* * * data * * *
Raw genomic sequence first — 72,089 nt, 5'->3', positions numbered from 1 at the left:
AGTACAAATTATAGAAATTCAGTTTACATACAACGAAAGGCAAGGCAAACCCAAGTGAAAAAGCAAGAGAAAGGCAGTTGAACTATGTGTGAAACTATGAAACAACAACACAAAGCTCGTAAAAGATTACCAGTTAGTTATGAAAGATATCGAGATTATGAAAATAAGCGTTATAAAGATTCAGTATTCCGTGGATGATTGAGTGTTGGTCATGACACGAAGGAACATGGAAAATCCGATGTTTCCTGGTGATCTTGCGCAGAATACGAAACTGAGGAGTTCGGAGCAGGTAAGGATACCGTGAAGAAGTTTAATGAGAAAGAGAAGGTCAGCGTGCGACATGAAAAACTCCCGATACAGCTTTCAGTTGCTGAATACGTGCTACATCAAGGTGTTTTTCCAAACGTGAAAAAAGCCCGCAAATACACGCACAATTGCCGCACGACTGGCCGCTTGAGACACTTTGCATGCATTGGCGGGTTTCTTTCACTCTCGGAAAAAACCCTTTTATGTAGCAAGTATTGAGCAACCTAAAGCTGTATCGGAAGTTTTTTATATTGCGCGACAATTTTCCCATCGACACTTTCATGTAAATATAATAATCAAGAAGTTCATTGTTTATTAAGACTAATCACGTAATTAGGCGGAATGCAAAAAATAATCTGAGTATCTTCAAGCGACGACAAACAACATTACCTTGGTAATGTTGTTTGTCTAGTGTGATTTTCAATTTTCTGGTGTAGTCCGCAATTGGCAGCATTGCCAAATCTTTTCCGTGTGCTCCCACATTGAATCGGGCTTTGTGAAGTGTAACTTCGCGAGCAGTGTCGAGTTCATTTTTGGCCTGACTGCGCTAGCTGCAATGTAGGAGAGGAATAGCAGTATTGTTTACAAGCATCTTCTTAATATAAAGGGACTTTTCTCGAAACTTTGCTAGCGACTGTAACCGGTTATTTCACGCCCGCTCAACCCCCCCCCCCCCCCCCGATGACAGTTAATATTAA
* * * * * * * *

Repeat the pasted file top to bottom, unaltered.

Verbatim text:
Raw genomic sequence first — 72,089 nt, 5'->3', positions numbered from 1 at the left:
AGTACAAATTATAGAAATTCAGTTTACATACAACGAAAGGCAAGGCAAACCCAAGTGAAAAAGCAAGAGAAAGGCAGTTGAACTATGTGTGAAACTATGAAACAACAACACAAAGCTCGTAAAAGATTACCAGTTAGTTATGAAAGATATCGAGATTATGAAAATAAGCGTTATAAAGATTCAGTATTCCGTGGATGATTGAGTGTTGGTCATGACACGAAGGAACATGGAAAATCCGATGTTTCCTGGTGATCTTGCGCAGAATACGAAACTGAGGAGTTCGGAGCAGGTAAGGATACCGTGAAGAAGTTTAATGAGAAAGAGAAGGTCAGCGTGCGACATGAAAAACTCCCGATACAGCTTTCAGTTGCTGAATACGTGCTACATCAAGGTGTTTTTCCAAACGTGAAAAAAGCCCGCAAATACACGCACAATTGCCGCACGACTGGCCGCTTGAGACACTTTGCATGCATTGGCGGGTTTCTTTCACTCTCGGAAAAAACCCTTTTATGTAGCAAGTATTGAGCAACCTAAAGCTGTATCGGAAGTTTTTTATATTGCGCGACAATTTTCCCATCGACACTTTCATGTAAATATAATAATCAAGAAGTTCATTGTTTATTAAGACTAATCACGTAATTAGGCGGAATGCAAAAAATAATCTGAGTATCTTCAAGCGACGACAAACAACATTACCTTGGTAATGTTGTTTGTCTAGTGTGATTTTCAATTTTCTGGTGTAGTCCGCAATTGGCAGCATTGCCAAATCTTTTCCGTGTGCTCCCACATTGAATCGGGCTTTGTGAAGTGTAACTTCGCGAGCAGTGTCGAGTTCATTTTTGGCCTGACTGCGCTAGCTGCAATGTAGGAGAGGAATAGCAGTATTGTTTACAAGCATCTTCTTAATATAAAGGGACTTTTCTCGAAACTTTGCTAGCGACTGTAACCGGTTATTTCACGCCCGCTCAACCCCCCCCCCCCCCCCCGATGACAGTTAATATTAA